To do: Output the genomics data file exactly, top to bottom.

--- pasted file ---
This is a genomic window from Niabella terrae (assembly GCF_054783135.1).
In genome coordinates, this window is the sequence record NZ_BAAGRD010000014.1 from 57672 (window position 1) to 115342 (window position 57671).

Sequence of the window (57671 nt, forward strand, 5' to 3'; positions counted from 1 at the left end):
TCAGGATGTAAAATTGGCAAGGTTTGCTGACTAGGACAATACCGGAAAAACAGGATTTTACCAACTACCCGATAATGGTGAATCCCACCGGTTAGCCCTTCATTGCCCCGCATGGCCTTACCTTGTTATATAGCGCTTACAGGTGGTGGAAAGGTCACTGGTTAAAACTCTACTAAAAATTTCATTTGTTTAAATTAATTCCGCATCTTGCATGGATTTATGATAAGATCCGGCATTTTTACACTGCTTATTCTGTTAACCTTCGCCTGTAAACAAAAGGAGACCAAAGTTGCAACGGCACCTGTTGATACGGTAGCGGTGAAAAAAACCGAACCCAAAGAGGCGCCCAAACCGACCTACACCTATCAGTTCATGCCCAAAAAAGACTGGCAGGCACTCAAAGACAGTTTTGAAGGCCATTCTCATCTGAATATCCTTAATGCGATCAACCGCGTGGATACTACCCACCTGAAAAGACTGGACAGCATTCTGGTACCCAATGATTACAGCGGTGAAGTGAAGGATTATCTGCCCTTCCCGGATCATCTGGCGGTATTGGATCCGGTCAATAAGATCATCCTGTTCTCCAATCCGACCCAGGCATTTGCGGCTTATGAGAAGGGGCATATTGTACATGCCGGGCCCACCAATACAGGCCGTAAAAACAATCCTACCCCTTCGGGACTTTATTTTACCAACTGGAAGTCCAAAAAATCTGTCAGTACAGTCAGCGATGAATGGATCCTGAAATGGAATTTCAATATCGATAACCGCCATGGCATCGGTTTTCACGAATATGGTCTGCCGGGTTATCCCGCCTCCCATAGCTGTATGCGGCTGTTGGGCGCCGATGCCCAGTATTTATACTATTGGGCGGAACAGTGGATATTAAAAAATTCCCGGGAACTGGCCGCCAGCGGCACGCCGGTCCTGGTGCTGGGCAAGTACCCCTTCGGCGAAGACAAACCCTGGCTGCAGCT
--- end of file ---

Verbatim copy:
This is a genomic window from Niabella terrae (assembly GCF_054783135.1).
In genome coordinates, this window is the sequence record NZ_BAAGRD010000014.1 from 57672 (window position 1) to 115342 (window position 57671).

Sequence of the window (57671 nt, forward strand, 5' to 3'; positions counted from 1 at the left end):
TCAGGATGTAAAATTGGCAAGGTTTGCTGACTAGGACAATACCGGAAAAACAGGATTTTACCAACTACCCGATAATGGTGAATCCCACCGGTTAGCCCTTCATTGCCCCGCATGGCCTTACCTTGTTATATAGCGCTTACAGGTGGTGGAAAGGTCACTGGTTAAAACTCTACTAAAAATTTCATTTGTTTAAATTAATTCCGCATCTTGCATGGATTTATGATAAGATCCGGCATTTTTACACTGCTTATTCTGTTAACCTTCGCCTGTAAACAAAAGGAGACCAAAGTTGCAACGGCACCTGTTGATACGGTAGCGGTGAAAAAAACCGAACCCAAAGAGGCGCCCAAACCGACCTACACCTATCAGTTCATGCCCAAAAAAGACTGGCAGGCACTCAAAGACAGTTTTGAAGGCCATTCTCATCTGAATATCCTTAATGCGATCAACCGCGTGGATACTACCCACCTGAAAAGACTGGACAGCATTCTGGTACCCAATGATTACAGCGGTGAAGTGAAGGATTATCTGCCCTTCCCGGATCATCTGGCGGTATTGGATCCGGTCAATAAGATCATCCTGTTCTCCAATCCGACCCAGGCATTTGCGGCTTATGAGAAGGGGCATATTGTACATGCCGGGCCCACCAATACAGGCCGTAAAAACAATCCTACCCCTTCGGGACTTTATTTTACCAACTGGAAGTCCAAAAAATCTGTCAGTACAGTCAGCGATGAATGGATCCTGAAATGGAATTTCAATATCGATAACCGCCATGGCATCGGTTTTCACGAATATGGTCTGCCGGGTTATCCCGCCTCCCATAGCTGTATGCGGCTGTTGGGCGCCGATGCCCAGTATTTATACTATTGGGCGGAACAGTGGATATTAAAAAATTCCCGGGAACTGGCCGCCAGCGGCACGCCGGTCCTGGTGCTGGGCAAGTACCCCTTCGGCGAAGACAAACCCTGGCTGCAGCT